Masahiro Hanazawa of Toyota Central R&D Labs and Takashi Ohira from Toyohashi University are working on a solution for avoiding battery recharge headaches in powering electric cars. They are working on a prototype of electric cars that are powered by the road itself–electric roads for electric cars. While the idea of cars powered from the ground is not new, the system that they propose is an interesting way to power electric cars as the cars travel along the road through steel belts placed inside tires and a metal plate in the road.
Toyohashi University newsletter report describes their system: “The source of energy from power lines is up-converted into radio frequency (RF) by high-speed inverters implanted along tracks in the road. The RF voltage is applied to a balanced metal track embedded under the surface of the road. The EV picks up the RF voltage via electrical capacitance between the metal and a steel belt installed inside of the tires of the EV.”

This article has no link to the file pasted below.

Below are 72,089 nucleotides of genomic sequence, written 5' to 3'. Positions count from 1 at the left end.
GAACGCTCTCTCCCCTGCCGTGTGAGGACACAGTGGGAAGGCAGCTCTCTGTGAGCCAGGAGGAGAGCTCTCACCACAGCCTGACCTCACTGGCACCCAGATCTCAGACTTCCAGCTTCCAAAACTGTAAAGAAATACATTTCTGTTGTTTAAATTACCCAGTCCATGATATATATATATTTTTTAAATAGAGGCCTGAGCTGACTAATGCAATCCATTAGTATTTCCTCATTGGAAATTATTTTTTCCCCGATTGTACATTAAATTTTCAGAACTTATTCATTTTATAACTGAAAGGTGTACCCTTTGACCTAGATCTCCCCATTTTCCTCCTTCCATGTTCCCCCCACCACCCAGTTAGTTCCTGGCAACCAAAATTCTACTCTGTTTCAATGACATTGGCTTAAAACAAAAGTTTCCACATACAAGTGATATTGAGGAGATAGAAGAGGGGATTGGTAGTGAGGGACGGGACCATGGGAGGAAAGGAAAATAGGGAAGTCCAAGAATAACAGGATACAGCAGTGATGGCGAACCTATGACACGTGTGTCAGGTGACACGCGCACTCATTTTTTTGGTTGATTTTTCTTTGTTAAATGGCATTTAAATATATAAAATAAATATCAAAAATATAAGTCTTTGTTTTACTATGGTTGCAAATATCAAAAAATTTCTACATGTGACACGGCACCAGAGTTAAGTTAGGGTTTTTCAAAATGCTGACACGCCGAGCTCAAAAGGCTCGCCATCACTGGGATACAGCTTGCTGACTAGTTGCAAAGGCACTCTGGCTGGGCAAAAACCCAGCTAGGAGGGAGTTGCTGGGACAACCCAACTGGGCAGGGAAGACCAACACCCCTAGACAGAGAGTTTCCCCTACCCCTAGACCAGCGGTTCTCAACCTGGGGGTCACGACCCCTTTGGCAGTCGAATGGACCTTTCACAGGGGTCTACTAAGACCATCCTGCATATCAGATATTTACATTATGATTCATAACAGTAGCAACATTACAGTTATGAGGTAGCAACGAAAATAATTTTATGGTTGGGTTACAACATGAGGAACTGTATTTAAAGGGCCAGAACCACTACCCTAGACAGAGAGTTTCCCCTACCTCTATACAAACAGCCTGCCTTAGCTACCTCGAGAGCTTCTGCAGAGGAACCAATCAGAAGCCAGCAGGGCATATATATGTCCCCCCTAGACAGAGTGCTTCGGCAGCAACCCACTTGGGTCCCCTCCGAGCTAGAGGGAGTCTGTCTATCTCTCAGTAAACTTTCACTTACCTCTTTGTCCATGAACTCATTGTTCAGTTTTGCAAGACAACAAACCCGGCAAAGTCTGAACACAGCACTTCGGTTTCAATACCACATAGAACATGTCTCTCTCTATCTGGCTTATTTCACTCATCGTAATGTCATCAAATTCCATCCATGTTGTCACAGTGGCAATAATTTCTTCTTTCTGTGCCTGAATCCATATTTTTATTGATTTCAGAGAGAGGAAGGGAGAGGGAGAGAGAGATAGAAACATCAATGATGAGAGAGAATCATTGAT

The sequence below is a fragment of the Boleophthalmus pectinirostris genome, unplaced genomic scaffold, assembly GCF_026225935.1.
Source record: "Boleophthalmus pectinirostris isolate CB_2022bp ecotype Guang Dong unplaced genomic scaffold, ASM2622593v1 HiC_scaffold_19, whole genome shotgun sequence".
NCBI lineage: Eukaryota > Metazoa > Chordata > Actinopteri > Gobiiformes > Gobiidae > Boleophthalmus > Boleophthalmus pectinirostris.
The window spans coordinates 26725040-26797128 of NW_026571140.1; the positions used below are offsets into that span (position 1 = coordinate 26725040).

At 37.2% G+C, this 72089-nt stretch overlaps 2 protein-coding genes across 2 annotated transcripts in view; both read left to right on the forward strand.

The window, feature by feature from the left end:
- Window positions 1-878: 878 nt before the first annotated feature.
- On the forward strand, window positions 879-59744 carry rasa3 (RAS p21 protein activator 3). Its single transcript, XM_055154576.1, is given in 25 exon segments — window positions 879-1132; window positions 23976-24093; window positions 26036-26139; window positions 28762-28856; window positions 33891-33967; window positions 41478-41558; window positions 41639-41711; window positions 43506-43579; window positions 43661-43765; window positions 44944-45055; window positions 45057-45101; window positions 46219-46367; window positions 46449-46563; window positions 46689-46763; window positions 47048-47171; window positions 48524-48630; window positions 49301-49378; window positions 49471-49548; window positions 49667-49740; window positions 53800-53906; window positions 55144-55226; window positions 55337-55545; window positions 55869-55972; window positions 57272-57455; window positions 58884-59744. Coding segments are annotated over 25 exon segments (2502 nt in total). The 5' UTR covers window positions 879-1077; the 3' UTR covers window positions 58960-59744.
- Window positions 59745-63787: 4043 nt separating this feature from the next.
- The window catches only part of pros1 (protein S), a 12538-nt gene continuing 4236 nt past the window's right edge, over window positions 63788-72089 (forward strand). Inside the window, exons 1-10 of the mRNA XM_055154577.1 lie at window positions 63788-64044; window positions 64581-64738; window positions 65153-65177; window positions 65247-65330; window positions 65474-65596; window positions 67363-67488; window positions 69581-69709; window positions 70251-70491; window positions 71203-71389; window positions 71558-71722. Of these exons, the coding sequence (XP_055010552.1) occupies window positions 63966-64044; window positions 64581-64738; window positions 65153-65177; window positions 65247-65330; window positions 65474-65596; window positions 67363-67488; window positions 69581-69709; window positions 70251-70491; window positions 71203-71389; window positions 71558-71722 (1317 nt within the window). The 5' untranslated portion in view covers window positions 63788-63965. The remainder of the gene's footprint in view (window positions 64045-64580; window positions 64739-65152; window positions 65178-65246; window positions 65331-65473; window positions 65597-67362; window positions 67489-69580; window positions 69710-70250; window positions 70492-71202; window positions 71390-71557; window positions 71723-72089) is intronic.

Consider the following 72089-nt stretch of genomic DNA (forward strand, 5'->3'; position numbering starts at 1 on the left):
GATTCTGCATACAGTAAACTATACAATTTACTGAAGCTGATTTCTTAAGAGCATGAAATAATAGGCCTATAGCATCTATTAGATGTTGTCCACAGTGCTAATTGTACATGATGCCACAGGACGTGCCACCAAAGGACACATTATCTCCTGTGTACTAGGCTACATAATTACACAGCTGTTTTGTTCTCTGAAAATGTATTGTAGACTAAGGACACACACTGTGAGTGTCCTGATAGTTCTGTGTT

In their experiments, the researchers put small metal plates on the floor and inside a tire, and positioned another metal plate above the tire. They measured the electrical impedance between the two plates. The team presented their work in May at the International Microwave Workshop Series on Innovative Wireless Power Transmission in Kyoto, Japan. While their tests involved low voltages, the researchers believe energy transfer from the road to a running automobile is feasible. With enough power the system could run typical passenger cars, says Ohira.
Their system would require smaller battery packs, rather than heavier packs, to get back and forth from electrified highways, which is viewed as a benefit as well.